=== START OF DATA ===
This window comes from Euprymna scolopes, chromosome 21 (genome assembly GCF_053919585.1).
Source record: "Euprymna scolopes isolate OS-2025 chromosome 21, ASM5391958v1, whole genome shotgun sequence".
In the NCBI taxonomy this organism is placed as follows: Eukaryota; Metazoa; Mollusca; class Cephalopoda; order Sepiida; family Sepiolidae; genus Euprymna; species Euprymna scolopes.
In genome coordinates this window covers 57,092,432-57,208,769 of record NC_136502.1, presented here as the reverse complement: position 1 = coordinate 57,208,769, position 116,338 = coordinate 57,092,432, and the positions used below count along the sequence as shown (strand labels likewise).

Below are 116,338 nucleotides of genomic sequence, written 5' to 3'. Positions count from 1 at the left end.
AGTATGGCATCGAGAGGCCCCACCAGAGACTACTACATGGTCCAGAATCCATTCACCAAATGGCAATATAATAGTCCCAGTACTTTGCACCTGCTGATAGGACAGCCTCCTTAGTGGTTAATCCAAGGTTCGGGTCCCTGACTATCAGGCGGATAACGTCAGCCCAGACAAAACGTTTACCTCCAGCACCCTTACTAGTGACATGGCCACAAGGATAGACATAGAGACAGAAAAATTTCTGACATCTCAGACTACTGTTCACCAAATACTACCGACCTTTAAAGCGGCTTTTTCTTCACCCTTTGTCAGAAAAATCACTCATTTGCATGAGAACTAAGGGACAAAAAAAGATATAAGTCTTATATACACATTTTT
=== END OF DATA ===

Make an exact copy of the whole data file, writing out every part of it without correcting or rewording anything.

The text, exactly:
This window comes from Euprymna scolopes, chromosome 21 (genome assembly GCF_053919585.1).
Source record: "Euprymna scolopes isolate OS-2025 chromosome 21, ASM5391958v1, whole genome shotgun sequence".
In the NCBI taxonomy this organism is placed as follows: Eukaryota; Metazoa; Mollusca; class Cephalopoda; order Sepiida; family Sepiolidae; genus Euprymna; species Euprymna scolopes.
In genome coordinates this window covers 57,092,432-57,208,769 of record NC_136502.1, presented here as the reverse complement: position 1 = coordinate 57,208,769, position 116,338 = coordinate 57,092,432, and the positions used below count along the sequence as shown (strand labels likewise).

Below are 116,338 nucleotides of genomic sequence, written 5' to 3'. Positions count from 1 at the left end.
AGTATGGCATCGAGAGGCCCCACCAGAGACTACTACATGGTCCAGAATCCATTCACCAAATGGCAATATAATAGTCCCAGTACTTTGCACCTGCTGATAGGACAGCCTCCTTAGTGGTTAATCCAAGGTTCGGGTCCCTGACTATCAGGCGGATAACGTCAGCCCAGACAAAACGTTTACCTCCAGCACCCTTACTAGTGACATGGCCACAAGGATAGACATAGAGACAGAAAAATTTCTGACATCTCAGACTACTGTTCACCAAATACTACCGACCTTTAAAGCGGCTTTTTCTTCACCCTTTGTCAGAAAAATCACTCATTTGCATGAGAACTAAGGGACAAAAAAAGATATAAGTCTTATATACACATTTTT